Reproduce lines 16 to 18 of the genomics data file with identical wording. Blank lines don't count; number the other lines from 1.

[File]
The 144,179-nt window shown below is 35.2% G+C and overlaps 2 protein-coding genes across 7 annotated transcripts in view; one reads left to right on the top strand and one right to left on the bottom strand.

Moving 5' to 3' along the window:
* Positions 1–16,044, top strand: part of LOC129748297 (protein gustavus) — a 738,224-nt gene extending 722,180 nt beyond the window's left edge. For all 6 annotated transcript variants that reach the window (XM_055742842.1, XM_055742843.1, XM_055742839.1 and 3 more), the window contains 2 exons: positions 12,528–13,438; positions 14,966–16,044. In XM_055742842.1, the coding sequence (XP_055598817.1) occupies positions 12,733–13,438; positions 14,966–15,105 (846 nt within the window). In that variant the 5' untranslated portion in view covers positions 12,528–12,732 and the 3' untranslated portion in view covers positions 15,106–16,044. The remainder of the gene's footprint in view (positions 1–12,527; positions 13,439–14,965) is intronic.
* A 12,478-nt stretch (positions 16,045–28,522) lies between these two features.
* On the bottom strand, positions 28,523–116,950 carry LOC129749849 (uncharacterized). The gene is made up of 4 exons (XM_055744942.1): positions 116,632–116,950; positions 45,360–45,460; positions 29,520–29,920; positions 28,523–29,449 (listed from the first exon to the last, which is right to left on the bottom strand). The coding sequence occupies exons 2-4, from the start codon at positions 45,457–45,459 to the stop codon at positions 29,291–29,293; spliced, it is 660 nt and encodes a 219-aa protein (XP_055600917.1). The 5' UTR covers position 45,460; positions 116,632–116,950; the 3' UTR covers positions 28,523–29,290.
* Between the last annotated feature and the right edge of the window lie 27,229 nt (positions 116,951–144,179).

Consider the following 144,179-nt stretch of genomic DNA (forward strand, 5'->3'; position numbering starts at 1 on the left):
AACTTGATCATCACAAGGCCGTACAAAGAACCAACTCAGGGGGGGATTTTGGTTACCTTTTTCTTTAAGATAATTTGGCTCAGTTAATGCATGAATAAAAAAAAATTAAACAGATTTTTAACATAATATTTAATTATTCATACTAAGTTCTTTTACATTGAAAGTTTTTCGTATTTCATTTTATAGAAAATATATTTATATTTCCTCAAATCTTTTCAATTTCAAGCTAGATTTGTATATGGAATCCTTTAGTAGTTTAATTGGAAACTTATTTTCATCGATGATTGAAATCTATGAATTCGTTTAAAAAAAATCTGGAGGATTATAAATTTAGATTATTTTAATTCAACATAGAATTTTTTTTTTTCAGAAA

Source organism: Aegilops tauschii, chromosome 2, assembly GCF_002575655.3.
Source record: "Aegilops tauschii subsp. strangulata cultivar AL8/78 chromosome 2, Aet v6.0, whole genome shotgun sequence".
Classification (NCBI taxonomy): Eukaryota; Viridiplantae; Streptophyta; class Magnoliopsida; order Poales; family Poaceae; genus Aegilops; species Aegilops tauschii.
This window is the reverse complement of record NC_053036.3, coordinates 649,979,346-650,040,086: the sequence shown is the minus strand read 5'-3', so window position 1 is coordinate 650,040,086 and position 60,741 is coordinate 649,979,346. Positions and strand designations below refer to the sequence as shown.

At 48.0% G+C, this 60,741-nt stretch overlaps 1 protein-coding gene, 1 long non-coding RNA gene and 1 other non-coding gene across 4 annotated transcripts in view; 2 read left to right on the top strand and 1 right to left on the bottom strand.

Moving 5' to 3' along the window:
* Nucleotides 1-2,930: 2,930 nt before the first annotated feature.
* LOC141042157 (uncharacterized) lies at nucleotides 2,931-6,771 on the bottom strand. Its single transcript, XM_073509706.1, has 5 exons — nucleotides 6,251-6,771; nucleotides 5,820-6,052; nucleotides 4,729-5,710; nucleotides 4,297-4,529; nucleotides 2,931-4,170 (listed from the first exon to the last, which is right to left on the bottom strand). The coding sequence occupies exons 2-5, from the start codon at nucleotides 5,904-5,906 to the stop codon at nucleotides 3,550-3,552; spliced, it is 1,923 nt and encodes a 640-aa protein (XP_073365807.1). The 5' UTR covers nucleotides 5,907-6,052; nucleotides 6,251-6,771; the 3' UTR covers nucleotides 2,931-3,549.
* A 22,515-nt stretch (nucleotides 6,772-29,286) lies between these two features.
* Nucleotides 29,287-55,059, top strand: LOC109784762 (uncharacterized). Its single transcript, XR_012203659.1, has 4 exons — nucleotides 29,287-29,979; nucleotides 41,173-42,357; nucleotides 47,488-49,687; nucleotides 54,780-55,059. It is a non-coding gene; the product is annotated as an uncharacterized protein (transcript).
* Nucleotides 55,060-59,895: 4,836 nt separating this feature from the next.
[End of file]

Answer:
* LOC141042157 (uncharacterized) lies at nucleotides 2,931-6,771 on the bottom strand. Its single transcript, XM_073509706.1, has 5 exons — nucleotides 6,251-6,771; nucleotides 5,820-6,052; nucleotides 4,729-5,710; nucleotides 4,297-4,529; nucleotides 2,931-4,170 (listed from the first exon to the last, which is right to left on the bottom strand). The coding sequence occupies exons 2-5, from the start codon at nucleotides 5,904-5,906 to the stop codon at nucleotides 3,550-3,552; spliced, it is 1,923 nt and encodes a 640-aa protein (XP_073365807.1). The 5' UTR covers nucleotides 5,907-6,052; nucleotides 6,251-6,771; the 3' UTR covers nucleotides 2,931-3,549.
* A 22,515-nt stretch (nucleotides 6,772-29,286) lies between these two features.
* Nucleotides 29,287-55,059, top strand: LOC109784762 (uncharacterized). Its single transcript, XR_012203659.1, has 4 exons — nucleotides 29,287-29,979; nucleotides 41,173-42,357; nucleotides 47,488-49,687; nucleotides 54,780-55,059. It is a non-coding gene; the product is annotated as an uncharacterized protein (transcript).